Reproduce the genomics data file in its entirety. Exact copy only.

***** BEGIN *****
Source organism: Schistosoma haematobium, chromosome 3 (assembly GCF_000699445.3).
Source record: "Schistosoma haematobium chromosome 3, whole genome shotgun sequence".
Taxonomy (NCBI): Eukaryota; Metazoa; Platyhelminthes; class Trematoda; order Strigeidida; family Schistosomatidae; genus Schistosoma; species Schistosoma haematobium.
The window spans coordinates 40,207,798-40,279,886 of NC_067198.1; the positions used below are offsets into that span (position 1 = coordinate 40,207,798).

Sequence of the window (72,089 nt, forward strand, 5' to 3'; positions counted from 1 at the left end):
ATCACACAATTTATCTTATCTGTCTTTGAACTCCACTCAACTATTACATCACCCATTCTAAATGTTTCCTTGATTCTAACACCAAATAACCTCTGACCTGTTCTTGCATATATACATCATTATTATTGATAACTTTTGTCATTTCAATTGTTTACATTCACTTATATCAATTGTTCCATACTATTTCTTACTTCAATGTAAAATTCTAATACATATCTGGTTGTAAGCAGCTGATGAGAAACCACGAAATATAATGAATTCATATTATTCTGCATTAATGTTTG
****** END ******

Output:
Source organism: Schistosoma haematobium, chromosome 3 (assembly GCF_000699445.3).
Source record: "Schistosoma haematobium chromosome 3, whole genome shotgun sequence".
Taxonomy (NCBI): Eukaryota; Metazoa; Platyhelminthes; class Trematoda; order Strigeidida; family Schistosomatidae; genus Schistosoma; species Schistosoma haematobium.
The window spans coordinates 40,207,798-40,279,886 of NC_067198.1; the positions used below are offsets into that span (position 1 = coordinate 40,207,798).

Sequence of the window (72,089 nt, forward strand, 5' to 3'; positions counted from 1 at the left end):
ATCACACAATTTATCTTATCTGTCTTTGAACTCCACTCAACTATTACATCACCCATTCTAAATGTTTCCTTGATTCTAACACCAAATAACCTCTGACCTGTTCTTGCATATATACATCATTATTATTGATAACTTTTGTCATTTCAATTGTTTACATTCACTTATATCAATTGTTCCATACTATTTCTTACTTCAATGTAAAATTCTAATACATATCTGGTTGTAAGCAGCTGATGAGAAACCACGAAATATAATGAATTCATATTATTCTGCATTAATGTTTG